We got introduced to text syntax and structures and took a detailed look at part of speech tagging in part 1 of this tutorial series. In this tutorial, we will learn about phrasal structure and shallow parsing.
A phrase can be a single word or a combination of words based on the syntax and position of the phrase in a clause or sentence. For example, in the following sentence
My dog likes his food.
there are three phrases. "My dog" is a noun phrase, "likes" is a verb phrase, and "his food" is also a noun phrase.
There are five major categories of phrases:
- Noun phrase (NP): These are phrases where a noun acts as the head word. Noun phrases act as a subject or object to a verb or an adjective. In some cases a noun phrase can be replaced by a pronoun without changing the syntax of the sentence. Some examples of Noun phrases are "little boy", "hard rock", etc.
- Verb phrase (VP): These phrases are lexical units that have a verb acting as the head word. Usually there are two forms of verb phrases. One form has the verb components as well as other entities such as nouns, adjectives, or adverbs as parts of the object. The verb here is known as a finite verb. For example in the sentence “The boy is playing football”, "playing football" is the finite verb phrase. The second form of this includes verb phrases which consist strictly of verb components only. For example, "is playing" in the same sentence is such a verb phrase.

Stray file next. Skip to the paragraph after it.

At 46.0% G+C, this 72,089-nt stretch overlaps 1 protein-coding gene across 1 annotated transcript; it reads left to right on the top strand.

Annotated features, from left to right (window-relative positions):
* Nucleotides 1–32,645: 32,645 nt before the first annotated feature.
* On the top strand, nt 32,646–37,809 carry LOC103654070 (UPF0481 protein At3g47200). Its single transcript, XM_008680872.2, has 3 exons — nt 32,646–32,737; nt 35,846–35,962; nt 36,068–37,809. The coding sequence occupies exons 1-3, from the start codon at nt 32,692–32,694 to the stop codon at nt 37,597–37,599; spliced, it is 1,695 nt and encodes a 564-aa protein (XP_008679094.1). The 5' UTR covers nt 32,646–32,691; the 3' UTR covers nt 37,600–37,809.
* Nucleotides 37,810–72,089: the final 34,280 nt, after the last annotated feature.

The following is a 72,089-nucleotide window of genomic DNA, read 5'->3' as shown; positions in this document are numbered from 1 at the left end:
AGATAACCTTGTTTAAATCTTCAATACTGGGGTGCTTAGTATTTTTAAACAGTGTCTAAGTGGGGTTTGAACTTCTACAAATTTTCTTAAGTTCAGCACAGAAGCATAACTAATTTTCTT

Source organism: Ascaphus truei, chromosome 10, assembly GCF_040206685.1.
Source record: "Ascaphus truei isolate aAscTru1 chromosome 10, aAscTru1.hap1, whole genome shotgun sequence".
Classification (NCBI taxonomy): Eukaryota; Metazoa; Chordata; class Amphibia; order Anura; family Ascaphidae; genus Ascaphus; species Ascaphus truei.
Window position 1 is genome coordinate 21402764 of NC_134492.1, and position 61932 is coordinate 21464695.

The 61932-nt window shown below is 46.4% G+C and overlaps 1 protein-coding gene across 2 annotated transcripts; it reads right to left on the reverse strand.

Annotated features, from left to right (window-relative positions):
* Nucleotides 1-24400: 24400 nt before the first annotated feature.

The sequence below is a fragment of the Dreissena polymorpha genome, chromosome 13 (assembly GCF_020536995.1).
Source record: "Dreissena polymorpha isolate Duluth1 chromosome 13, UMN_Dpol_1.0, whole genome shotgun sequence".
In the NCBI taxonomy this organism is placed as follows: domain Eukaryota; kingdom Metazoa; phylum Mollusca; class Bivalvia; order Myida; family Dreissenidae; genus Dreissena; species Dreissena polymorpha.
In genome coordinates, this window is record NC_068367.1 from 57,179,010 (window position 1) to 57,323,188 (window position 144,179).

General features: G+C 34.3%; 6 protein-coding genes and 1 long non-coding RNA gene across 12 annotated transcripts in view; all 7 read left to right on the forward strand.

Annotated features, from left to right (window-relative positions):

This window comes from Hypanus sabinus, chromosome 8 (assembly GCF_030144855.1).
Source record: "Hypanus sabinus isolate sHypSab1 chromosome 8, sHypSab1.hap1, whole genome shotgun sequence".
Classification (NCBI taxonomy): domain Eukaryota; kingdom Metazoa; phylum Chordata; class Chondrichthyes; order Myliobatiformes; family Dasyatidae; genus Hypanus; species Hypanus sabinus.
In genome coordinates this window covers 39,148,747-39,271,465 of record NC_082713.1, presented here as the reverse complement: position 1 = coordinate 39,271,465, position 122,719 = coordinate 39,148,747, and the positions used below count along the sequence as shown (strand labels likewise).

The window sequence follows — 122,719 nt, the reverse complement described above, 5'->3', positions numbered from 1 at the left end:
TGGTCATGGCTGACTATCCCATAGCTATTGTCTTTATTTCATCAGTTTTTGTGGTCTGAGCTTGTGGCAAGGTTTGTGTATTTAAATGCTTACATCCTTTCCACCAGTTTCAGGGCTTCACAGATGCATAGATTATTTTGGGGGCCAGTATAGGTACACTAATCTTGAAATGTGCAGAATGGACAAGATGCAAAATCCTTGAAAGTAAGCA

- Adjective phrase (ADJP): These are phrases with an adjective as the head word. Their main role is to describe or qualify nouns and pronouns in a sentence, and they will be either placed before or after the noun or pronoun. The sentence, "The cat is too cute" has an adjective phrase, "too cute", qualifying "cat".
- Adverb phrase (ADVP): These are phrases where adverb acts as the head word in the phrase. Adverb phrases are used as modifiers for nouns, verbs, or adverbs themselves by providing further details that describe or qualify them. In the sentence "The train should be at the station pretty soon", the adverb phrase "pretty soon" describes when the train would be arriving.
- Prepositional phrase (PP): These phrases usually contain a preposition as the head word and other lexical components like nouns, pronouns, and so on. It acts like an adjective or adverb describing other words or phrases. The phrase "going up the stairs" contains a prepositional phrase "up", describing the direction of the stairs.
These five major syntactic categories of phrases can be generated from words using several rules, utilizing syntax and grammars of different types.